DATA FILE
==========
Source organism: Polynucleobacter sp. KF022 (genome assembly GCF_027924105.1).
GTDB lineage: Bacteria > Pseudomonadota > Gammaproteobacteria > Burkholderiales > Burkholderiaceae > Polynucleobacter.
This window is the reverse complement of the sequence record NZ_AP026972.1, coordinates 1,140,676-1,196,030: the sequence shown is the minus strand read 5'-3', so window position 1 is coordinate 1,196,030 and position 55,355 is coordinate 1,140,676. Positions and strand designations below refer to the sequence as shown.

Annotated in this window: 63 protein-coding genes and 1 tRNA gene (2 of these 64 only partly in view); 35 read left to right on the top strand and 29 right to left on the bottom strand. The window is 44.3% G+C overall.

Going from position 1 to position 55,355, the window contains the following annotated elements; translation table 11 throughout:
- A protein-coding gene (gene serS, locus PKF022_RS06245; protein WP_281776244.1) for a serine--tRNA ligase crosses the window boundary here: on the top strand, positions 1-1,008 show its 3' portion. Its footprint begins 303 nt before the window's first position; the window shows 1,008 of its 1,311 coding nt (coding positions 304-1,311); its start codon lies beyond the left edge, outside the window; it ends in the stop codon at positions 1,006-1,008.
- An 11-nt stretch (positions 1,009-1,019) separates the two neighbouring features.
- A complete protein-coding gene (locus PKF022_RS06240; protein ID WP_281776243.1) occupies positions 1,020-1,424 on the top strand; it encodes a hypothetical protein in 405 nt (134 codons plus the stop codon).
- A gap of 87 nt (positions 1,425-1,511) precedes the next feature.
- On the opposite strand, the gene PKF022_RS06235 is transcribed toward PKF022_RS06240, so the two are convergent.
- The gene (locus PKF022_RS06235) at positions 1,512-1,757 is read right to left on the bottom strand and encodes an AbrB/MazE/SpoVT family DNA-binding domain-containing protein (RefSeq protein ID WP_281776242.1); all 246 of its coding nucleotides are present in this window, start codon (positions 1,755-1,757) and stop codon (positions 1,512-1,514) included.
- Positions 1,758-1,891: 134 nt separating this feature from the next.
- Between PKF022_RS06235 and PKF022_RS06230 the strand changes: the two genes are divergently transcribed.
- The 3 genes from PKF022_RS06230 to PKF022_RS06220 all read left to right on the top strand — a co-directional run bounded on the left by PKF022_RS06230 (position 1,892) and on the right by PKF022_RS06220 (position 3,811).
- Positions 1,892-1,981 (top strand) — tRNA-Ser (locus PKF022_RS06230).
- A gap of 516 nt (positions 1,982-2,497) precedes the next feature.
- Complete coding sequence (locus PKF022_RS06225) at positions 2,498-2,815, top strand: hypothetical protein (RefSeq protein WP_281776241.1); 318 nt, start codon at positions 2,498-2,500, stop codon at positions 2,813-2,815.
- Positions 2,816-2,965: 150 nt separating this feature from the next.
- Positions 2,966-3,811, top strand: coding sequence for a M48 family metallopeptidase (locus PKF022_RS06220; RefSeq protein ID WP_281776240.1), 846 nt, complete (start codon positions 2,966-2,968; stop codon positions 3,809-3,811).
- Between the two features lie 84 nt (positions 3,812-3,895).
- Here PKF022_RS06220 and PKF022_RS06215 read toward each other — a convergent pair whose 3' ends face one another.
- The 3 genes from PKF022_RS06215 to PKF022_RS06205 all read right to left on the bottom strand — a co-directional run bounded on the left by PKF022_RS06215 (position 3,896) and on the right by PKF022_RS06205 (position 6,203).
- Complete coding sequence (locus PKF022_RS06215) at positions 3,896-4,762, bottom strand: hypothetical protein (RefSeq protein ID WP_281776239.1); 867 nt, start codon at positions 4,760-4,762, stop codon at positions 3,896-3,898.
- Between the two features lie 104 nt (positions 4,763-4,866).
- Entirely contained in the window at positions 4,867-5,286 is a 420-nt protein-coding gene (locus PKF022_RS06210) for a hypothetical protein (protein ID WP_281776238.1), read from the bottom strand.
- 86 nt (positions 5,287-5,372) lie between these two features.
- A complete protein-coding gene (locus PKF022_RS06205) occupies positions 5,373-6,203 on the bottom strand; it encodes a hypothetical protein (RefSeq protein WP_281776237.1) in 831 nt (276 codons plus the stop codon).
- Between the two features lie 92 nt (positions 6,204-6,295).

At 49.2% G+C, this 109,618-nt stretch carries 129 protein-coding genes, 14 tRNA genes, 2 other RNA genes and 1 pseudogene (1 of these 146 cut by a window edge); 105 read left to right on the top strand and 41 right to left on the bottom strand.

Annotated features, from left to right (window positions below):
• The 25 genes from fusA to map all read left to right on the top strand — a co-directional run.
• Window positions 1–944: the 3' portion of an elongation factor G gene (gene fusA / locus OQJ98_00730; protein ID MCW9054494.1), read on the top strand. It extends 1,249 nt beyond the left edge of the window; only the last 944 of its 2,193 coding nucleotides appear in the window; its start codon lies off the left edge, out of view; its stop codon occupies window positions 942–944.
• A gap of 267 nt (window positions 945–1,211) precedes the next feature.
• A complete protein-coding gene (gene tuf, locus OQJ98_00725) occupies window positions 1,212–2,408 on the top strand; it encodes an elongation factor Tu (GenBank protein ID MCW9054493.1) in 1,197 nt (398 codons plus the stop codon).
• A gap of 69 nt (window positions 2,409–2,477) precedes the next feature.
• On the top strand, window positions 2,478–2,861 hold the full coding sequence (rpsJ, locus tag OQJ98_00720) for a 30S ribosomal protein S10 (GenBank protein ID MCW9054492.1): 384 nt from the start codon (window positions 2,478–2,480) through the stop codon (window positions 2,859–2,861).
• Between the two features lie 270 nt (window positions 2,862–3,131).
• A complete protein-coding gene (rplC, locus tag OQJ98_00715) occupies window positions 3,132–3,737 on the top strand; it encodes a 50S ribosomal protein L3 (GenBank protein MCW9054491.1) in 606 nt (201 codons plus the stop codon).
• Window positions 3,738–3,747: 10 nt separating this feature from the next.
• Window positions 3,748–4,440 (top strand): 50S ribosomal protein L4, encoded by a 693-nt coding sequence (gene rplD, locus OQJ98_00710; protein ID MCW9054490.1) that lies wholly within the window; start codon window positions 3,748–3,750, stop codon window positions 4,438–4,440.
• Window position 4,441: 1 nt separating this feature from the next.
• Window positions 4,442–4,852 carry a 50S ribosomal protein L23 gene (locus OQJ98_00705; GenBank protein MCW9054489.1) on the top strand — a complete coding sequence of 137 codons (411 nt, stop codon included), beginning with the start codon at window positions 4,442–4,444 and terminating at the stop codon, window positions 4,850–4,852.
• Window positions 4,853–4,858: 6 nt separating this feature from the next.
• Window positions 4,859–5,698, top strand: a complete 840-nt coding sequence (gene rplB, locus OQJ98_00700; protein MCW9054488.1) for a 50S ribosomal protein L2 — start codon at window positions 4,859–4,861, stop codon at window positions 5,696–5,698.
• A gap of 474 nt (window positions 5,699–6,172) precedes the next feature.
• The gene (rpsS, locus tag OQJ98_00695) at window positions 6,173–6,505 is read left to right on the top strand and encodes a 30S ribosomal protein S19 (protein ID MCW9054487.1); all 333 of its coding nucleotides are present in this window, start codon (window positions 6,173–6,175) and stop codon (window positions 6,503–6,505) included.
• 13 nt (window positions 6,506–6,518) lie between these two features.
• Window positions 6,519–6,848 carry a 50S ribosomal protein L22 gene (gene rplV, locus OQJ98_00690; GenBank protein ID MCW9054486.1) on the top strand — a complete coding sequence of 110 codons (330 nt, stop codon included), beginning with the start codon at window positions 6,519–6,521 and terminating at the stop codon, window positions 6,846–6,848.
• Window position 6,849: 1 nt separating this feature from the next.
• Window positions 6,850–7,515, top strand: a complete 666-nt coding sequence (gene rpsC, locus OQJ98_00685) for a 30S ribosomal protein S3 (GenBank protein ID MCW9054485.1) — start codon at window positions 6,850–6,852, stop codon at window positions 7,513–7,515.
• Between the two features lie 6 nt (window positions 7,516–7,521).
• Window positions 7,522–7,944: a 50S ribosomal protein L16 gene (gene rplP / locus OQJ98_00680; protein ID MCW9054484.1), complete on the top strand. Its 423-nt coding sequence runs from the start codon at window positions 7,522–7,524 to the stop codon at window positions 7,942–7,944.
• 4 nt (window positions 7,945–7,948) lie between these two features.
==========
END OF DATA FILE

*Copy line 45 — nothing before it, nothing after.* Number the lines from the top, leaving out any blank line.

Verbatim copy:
• A gap of 474 nt (window positions 5,699–6,172) precedes the next feature.